As Outlander tells us again and again, so much depends on democracy. Any system of rule by which a king passes power to his firstborn son is inherently broken and ill-fated. People must earn the right to lead, not inherit it.

Since the audience already buys into that notion — it’s the premise of Western-style government, after all — any grandstanding on the issue could seem to be moot. But Diana Gabaldon’s stories manage to underline it without being didactic. She reminds us why it’s so important to let people determine their own destinies. The Bonnie Prince Charlie is a fool, but he’s the heir of King James, so scores of men will soon go to their deaths fighting for him. Young Simon may also be a fool, but he’s the heir of Jamie’s wily grandfather, Lord Simon Lovat, so dozens of men may also go to their deaths fighting under him.

Meanwhile Jamie feels compelled to confess to Claire the shameful fact that his father was illegitimate, born of a dalliance between the Old Fox and a servant. He makes the strategic choice to disclose this while getting undressed, as though anyone could think straight while Sam Heughan takes off his shirt. Even if they had been talking at a conference table, though, Claire wouldn’t care that Jamie’s father was a bastard; she doesn’t believe that the circumstances of a person’s birth determine that person’s worthiness any more than their gender should. In that latter opinion, at least, she is joined by Jamie, but not many others.
We may not be explicitly reminded of it often, but Outlander secures us to the past, when women were roughly valued on par with cattle. We take it for granted that Jamie respects his wife’s opinions — that Jamie respects his wife — but his behavior is remarkable in context. Lord Lovat exhibits the norm: casual misogyny, and a belief that ladies are okay as decoration as long as they stay silent. That’s why Claire has to inform Laoghaire that any woman has more to offer a man than her body. The girl might never have another chance to learn.

How does Laoghaire end up crossing paths with our heroes again? How, in other words, does this episode turn into one big family reunion? The Frasers have returned from Paris, grateful for a reprieve from trying to scheme against the Jacobites, but they soon discover that Scotland is no picnic, either. An idyllic rural existence with Janet and her loving family is not in the cards. Prince Charles has declared his intention of leading a rebellion against the British, and he has taken the liberty of adding Jamie’s name to the list of Scottish clans supporting his cause. In essence, Jamie has been drafted. Since he can’t avoid the fight, he reasons to Claire, he may as well try to win it. So off Jamie goes to woo his crafty grandsire, a man he’s only met once, for the Old Fox’s wealth and men.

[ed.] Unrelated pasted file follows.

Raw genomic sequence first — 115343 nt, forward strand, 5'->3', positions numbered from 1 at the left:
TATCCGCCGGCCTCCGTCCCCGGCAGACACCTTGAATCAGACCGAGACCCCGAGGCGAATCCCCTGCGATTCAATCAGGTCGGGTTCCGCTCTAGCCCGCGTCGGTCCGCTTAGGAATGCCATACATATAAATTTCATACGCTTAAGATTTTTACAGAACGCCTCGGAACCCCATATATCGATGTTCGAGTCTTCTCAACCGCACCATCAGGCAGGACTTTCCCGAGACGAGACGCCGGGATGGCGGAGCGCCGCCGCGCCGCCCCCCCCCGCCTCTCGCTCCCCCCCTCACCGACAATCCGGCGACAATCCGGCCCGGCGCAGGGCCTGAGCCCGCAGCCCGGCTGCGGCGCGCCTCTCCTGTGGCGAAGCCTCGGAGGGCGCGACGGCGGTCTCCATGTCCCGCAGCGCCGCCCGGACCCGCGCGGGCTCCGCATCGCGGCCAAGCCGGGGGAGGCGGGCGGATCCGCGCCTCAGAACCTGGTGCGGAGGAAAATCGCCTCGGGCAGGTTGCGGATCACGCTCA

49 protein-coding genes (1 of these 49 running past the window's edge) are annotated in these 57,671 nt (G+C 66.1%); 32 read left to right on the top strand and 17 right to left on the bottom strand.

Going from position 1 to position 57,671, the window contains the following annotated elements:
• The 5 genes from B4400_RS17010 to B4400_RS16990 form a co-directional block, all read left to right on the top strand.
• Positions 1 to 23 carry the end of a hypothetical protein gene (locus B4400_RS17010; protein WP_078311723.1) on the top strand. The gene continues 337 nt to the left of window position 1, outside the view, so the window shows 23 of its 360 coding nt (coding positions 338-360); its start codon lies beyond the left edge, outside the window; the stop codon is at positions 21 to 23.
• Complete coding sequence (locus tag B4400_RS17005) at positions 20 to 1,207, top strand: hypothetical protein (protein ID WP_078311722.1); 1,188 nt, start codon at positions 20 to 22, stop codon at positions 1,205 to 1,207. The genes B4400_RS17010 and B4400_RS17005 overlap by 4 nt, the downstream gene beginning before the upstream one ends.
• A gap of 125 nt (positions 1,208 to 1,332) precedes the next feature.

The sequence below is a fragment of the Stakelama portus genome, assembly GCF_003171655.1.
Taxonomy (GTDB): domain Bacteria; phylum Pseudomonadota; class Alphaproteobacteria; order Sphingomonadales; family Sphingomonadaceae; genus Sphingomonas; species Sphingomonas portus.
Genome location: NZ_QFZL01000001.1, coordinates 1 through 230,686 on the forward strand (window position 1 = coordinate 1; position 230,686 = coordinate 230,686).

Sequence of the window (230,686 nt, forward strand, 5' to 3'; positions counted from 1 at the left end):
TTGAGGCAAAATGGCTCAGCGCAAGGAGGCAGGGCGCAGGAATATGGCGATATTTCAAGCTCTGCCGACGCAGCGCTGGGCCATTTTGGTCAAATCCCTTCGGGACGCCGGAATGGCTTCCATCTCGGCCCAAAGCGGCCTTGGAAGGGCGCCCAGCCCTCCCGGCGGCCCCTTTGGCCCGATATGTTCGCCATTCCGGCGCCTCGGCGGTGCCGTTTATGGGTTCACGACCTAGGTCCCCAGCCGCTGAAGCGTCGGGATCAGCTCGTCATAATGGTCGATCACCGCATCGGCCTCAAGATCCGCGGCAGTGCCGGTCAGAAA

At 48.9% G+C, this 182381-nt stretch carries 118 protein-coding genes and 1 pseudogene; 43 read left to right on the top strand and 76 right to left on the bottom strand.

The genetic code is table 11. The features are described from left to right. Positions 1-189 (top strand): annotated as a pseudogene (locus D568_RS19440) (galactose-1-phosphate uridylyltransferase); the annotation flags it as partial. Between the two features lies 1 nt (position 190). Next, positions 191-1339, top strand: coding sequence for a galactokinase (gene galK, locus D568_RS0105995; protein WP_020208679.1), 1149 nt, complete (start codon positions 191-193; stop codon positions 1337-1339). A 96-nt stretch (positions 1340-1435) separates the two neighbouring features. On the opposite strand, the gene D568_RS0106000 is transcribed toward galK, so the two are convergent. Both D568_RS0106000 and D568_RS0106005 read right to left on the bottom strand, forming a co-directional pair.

However, his uncle Colum MacKenzie is on hand to thwart him. Colum doesn’t need Claire’s knowledge of history to conclude that this third Jacobite uprising, still lacking in real support from France or other allies, won’t end well, so he urges Lord Lovat to join the MacKenzies in pledging to remain neutral. Lord Lovat is willing to do whatever’s in his best interest; he’s the type of win-at-all-costs man who would, on a reality show, snarl that he’s not there to make friends. He’s also the type to casually suggest he might rape (or have his men rape) his own grandson’s wife, which would even raise eyebrows on Survivor. Jamie must protect Claire, once again, by turning her into La Dame Blanche. Apparently, fear of White Ladies extends to both sides of the sea.

Like many power-hungry men, the superstitious Lord Lovat fears what he cannot control. He demands to hear how his own seer believes the Jacobite uprising will end, though considering his temper, it’s no wonder she is reluctant to share her answer (the chopping block) with him. He also seems to believe Claire when she pretends to have a vision of an executioner, which she concocts to keep Jamie from signing over Lallybroch to his grandpa in exchange for Lord Lovat’s troops.

Of course, Claire is convincing. Maybe all these years of life as a time-traveler have, in a way, turned her into the White Lady. When Laoghaire gets down on her knees and begs forgiveness, Claire certainly has no trouble assuming the same role of judge and jury she played last week for King Louis. An abject Laoghaire insists that she has changed and Claire doesn’t give even half a damn. Later, she relents, but only to use Laoghaire for her own ends: The girl looks like a Vermeer, and Simple Simon is smitten with her. Prompted by Claire, Laoghaire encourages the boy to join the fight.